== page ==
Successful Religions Have Rituals Which Saturate Everyday Life

“The two things we have most trouble with are singing, and candles.” 

This comment was made by the organizer of the St. Louis Ethical Culture Society, a non-theistic humanist community.  Many humanists and naturalists are uncomfortable with ritual.  Even Religious Humanists and Religious Naturalists tend to be minimalists when it comes to ritual.  The fictional Earthseed of Octavia Butler’s Parable series is no exception.  The gatherings of the Earthseed community in the books involve readings from the Book of the Living and rational reflection, but precious little in the way of intentional ritual.  This is one way that I hope the real Earthseed diverges from its fictional origins.

Earthseed is a naturalistic religion.  Unfortunately, from where I stand, many naturalistic religions seem headed down the same path of other liberal religions.  There is much speculation about the reasons for this.  One common explanation for the decline of liberal religion is that they let people believe what they want, when in fact what people want is to be told what to believe.  But the literalism and dogmatism of more conservative religions is simply not an option for religious liberals — especially Religious Naturalists — and it hardly makes them popular with religious moderates either.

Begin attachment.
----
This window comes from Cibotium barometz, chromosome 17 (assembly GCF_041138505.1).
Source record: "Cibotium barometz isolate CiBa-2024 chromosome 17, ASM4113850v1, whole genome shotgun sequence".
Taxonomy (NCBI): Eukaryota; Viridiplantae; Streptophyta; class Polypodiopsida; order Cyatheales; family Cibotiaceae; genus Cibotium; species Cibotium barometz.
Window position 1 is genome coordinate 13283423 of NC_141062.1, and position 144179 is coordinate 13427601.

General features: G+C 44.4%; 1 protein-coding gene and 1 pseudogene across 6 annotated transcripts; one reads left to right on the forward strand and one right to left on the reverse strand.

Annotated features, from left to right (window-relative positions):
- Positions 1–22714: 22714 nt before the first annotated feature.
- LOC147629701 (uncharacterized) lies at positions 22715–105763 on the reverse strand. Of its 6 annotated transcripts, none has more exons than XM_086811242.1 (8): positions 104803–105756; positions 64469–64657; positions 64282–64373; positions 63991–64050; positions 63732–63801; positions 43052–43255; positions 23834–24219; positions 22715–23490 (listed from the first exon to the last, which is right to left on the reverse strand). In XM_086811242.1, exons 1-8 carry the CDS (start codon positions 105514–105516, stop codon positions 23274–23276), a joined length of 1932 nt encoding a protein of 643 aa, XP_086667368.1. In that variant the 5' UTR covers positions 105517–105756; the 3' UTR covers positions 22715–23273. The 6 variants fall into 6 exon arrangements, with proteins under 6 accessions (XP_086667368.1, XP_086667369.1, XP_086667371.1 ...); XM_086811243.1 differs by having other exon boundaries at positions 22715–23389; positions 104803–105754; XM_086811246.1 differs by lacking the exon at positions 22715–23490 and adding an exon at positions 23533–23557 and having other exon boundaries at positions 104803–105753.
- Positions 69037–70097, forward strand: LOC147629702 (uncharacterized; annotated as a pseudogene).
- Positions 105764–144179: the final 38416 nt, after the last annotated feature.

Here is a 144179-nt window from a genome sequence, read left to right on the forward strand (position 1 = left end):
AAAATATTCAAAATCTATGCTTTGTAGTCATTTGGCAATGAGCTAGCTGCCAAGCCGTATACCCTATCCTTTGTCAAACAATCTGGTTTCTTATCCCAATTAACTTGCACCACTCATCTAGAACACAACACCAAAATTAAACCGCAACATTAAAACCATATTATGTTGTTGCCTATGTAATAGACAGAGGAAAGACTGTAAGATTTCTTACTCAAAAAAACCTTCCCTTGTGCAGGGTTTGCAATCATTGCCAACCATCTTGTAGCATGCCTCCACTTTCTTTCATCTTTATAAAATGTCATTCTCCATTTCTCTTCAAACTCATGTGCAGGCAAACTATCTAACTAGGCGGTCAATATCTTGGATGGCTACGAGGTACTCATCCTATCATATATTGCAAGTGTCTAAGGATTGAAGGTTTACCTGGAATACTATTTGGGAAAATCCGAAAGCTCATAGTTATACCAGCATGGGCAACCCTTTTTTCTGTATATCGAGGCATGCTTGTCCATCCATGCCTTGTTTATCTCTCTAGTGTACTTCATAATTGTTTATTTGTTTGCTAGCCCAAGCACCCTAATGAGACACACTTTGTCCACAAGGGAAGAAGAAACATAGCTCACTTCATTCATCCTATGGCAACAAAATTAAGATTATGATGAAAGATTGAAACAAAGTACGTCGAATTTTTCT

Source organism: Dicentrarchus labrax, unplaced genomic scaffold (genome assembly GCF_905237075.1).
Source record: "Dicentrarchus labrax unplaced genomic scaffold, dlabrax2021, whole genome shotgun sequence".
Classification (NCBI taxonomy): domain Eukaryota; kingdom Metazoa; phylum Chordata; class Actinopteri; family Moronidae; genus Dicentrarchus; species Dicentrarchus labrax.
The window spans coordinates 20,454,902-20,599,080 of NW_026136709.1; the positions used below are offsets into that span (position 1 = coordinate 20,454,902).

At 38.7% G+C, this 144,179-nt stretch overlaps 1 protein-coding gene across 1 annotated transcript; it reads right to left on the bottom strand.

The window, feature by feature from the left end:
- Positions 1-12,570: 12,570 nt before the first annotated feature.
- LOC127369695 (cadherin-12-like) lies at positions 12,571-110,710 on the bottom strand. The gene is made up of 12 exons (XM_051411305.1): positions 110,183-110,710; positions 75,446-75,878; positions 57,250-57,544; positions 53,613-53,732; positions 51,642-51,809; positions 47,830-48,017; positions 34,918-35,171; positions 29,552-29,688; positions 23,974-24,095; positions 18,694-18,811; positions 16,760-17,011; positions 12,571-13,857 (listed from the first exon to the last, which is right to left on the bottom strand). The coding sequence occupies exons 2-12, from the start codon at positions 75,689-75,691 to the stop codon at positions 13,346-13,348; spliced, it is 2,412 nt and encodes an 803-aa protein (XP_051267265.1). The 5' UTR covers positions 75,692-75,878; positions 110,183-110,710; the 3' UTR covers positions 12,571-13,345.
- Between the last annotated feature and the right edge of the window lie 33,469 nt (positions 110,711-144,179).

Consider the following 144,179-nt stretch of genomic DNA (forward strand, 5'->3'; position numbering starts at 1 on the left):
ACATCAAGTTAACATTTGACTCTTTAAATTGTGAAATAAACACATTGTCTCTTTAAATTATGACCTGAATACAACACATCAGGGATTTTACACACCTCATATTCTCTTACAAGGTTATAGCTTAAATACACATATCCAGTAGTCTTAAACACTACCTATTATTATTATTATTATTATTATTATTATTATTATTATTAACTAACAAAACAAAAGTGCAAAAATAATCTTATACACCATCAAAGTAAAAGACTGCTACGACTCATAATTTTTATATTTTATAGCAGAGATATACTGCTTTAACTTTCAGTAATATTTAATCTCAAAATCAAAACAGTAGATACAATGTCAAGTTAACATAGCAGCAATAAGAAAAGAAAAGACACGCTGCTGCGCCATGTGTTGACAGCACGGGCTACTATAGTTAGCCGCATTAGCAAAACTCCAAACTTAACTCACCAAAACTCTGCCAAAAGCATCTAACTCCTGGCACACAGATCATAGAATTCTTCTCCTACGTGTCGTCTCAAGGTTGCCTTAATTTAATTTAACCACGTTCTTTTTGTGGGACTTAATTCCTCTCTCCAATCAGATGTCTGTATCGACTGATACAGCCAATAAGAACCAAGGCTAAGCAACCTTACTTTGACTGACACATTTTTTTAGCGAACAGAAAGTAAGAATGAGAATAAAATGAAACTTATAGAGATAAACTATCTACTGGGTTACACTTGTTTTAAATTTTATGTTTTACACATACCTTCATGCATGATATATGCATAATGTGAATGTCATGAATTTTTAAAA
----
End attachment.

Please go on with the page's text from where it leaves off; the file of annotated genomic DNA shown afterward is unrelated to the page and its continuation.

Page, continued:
But perhaps the issue isn’t really belief, but practice.  Defining religion in terms of belief is really a modern, specifically Protestant, invention.  Ancient pagan and indigenous religious were less concerned about what people believed, and more concerned about what people did.  In a 2015 article in The Spectator entitled, “Paganism is alive and well – but you won’t find it at a Goddess Temple,” Andrew Brown argues, “What successful churches have is not demanding doctrine but demanding practices, rituals and observances which saturate everyday life.”  In spite of the derisive tone of much of the article, I think Brown is on to something. 

What many liberal religious are lacking is not orthodoxy, but orthopraxis.  Rabbi Eric Yoffie argued in a 2015 article entitled, “The Coming Renaissance of Liberal Religious Life”:

“religions ultimately shape, inspire, and console with day-to-day sacred acts. It is these acts that build community, give structure to the holy, and provide religion with its true power. But liberal religion has often favored doctrine while ignoring liturgy, hymns, holidays, and festivals. It has often assumed that belief is enough, without recognizing that we need rituals to seduce us and to draw us to the sacred. … Liberal religion must therefore build for itself a rich ritual life.”

I think the same could be said of Neo-Paganism generally.  Pagans can be very adept a constructing ritual, but having eight rituals a years is just not enough to sustain a religion.  So I think one of the first orders of business for new naturalistic religions like Earthseed should be the creation of “rituals and observances that saturate everyday life”.  The key word there is “saturate”.  We need seasonal rituals surely, but also rituals for major life events, as well as weekly and daily rituals — rituals for rising and retiring, rituals for eating, rituals for working and rituals for playing.